Not surprisingly, the pharmaceutical companies are already angling to dismiss these lawsuits.  Earlier this month, they moved to dismiss the City of Chicago’s complaint on, among other grounds,  the ground that this matter should be decided by the FDA under the primary jurisdiction doctrine.  The primary jurisdiction doctrine is a judicial doctrine whereby a court tends to favor allowing an agency an initial opportunity to decide an issue in a case in which the court and the agency have concurrent jurisdiction.

California High Court to Decide Duty in Take Home Asbestos Exposure Cases

In recent years, there have been a growing number of lawsuits in which it is alleged that someone developed mesothelioma as a result of exposure to asbestos fibers transported into the home by a relative.  An increasing number of courts have held that a premises owner owed no duty as a matter of law to the relatives and spouses of the worker who brought home asbestos. See, e.g., Bootenhoff v. Hormel Foods Corp., CIV-11-1368-D (W.D. Okla. Aug. 1, 2014) (finding premises owner had no duty to spouse and granting motion for summary judgment).  In California, there is a split on the issue, and it is anticipated that the California Supreme Court may soon resolve the split.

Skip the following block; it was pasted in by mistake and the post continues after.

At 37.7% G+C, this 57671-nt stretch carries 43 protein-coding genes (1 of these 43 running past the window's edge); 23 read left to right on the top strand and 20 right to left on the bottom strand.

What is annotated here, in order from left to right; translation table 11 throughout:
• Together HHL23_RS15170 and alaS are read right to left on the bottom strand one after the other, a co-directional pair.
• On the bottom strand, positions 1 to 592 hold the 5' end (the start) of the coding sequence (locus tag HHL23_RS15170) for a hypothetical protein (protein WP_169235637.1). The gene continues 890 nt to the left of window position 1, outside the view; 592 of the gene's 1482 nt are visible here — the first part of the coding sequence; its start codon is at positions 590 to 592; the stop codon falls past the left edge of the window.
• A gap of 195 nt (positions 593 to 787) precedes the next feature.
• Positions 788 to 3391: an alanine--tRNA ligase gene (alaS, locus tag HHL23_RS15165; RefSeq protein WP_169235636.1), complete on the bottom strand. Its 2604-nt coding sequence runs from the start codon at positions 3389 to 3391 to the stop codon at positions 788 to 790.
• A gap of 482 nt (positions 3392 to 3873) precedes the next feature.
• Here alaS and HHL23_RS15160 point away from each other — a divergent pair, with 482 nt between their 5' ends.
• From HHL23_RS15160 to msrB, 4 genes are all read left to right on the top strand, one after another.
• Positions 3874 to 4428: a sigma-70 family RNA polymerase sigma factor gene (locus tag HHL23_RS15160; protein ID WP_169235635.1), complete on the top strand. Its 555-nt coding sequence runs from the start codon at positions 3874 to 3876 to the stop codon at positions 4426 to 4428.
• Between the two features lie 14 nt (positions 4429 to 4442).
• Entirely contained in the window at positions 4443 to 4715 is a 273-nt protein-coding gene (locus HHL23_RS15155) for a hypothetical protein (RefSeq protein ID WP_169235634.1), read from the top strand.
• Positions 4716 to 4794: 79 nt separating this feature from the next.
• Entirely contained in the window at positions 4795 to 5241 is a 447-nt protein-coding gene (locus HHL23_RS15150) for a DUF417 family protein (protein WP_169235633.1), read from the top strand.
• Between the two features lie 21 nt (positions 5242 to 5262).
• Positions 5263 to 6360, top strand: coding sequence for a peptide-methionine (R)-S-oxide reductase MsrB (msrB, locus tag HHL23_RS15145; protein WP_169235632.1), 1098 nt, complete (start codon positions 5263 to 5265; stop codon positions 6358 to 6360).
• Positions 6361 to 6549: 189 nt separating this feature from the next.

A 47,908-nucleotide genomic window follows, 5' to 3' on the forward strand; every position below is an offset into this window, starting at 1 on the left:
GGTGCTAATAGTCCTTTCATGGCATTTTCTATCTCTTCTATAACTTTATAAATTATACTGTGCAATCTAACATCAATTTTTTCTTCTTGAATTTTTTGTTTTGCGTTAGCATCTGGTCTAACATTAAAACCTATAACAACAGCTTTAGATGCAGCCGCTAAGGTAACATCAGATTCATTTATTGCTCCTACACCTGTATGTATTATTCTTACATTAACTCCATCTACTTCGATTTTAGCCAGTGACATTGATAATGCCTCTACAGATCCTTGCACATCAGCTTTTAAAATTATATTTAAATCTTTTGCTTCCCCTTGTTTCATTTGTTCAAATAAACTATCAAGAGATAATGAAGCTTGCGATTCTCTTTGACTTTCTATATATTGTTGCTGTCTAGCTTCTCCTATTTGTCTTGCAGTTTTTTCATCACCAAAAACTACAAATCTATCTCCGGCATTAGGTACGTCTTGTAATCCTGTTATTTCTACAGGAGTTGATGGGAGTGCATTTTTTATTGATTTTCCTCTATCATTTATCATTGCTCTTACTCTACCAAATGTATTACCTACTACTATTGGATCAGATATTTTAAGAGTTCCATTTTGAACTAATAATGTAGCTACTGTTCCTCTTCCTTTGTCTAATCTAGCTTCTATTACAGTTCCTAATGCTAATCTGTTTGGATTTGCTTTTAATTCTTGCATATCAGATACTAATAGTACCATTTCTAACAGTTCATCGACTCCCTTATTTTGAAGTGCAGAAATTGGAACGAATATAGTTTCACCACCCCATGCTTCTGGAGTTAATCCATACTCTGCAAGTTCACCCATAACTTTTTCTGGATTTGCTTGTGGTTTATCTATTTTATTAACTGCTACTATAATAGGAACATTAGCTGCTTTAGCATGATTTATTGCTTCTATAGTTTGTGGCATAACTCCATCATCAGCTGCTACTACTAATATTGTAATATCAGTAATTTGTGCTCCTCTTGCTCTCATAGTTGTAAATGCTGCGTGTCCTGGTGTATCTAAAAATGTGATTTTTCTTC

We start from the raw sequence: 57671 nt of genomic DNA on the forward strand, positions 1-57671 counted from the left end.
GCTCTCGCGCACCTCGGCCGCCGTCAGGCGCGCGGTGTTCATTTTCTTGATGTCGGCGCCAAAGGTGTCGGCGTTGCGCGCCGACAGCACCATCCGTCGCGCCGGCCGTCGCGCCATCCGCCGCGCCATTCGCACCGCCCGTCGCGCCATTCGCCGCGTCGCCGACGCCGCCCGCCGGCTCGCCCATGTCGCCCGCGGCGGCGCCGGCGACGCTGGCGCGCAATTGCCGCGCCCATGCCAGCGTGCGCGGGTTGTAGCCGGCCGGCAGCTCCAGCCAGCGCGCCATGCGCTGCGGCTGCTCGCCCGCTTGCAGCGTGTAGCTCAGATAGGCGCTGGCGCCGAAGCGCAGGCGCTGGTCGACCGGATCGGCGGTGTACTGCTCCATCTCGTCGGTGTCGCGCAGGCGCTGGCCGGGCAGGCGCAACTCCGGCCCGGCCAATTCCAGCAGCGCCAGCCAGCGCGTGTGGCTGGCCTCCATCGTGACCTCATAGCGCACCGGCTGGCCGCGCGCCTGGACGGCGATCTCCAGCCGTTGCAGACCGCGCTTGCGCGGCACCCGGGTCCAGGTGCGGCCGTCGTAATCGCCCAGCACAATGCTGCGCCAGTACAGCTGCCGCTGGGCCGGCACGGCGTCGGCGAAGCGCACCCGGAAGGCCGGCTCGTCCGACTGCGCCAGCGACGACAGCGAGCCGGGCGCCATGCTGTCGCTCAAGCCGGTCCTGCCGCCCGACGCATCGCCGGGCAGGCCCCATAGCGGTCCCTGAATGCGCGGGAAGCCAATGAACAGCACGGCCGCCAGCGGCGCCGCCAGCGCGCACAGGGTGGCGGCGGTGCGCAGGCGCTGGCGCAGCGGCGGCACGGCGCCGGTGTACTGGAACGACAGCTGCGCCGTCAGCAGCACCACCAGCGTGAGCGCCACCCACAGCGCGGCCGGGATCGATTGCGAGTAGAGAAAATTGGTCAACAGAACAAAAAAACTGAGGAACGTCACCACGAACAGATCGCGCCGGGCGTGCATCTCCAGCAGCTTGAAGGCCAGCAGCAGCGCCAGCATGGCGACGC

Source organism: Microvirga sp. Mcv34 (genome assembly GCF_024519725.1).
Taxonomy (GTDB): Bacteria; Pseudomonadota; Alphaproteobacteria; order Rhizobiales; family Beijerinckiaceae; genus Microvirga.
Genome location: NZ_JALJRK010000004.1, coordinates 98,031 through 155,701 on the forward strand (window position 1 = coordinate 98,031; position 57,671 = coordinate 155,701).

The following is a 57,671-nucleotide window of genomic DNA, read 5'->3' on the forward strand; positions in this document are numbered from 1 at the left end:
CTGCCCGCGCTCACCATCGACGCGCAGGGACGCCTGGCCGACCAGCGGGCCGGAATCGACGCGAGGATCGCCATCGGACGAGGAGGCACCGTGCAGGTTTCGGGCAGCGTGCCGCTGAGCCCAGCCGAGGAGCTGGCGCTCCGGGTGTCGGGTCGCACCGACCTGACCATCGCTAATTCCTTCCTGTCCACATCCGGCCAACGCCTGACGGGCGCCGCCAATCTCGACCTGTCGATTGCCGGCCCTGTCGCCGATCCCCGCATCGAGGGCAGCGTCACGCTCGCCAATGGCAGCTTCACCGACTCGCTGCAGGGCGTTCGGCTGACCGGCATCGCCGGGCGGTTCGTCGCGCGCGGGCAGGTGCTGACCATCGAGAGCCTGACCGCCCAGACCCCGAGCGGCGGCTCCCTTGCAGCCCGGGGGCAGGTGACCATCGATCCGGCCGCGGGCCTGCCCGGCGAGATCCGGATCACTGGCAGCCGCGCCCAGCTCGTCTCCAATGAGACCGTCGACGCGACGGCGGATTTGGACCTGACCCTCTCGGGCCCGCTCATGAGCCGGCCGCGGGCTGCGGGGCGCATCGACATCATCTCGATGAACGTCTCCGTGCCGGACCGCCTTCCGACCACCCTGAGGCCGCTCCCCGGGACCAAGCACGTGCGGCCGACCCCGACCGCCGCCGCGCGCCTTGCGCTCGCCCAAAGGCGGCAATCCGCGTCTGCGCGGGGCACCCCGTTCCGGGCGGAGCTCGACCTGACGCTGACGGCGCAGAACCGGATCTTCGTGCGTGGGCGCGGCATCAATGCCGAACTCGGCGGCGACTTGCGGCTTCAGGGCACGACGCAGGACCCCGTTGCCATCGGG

Campbell – No Duty to Take Home Exposure Plaintiffs

In May of 2012, the California Court of Appeal, Second District, Division 7, held that a property owner has no duty to protect family members of workers on its premises from secondary exposure to asbestos used during the course of the property owner’s business. Campbell v. Ford Motor Co., 206 Cal. App. 4th 15, 34, 141 Cal. Rptr. 3d 390, 405 (2012), as modified on denial of reh’g (June 19, 2012).

Kesner- Manufacturer has Duty to Take Home Exposure Plaintiffs

In May of 2014, the California Court of Appeal distinguished Cambpell and held that, while a premises owner has no duty to take home exposure plaintiffs, manufacturers do. Kesner v. Superior Court, 171 Cal. Rptr. 3d 811, 819 (Ct. App. 2014) review granted and opinion superseded sub nom. Kesner v. S.C. (Pneumo Abex LLC), S219534 (Cal. Aug. 20, 2014) (“in holding that a duty exists in this case, we emphasize the obvious—that the existence of the duty is not the same as a finding of negligence.”)

HaverCampell Was Correctly Decided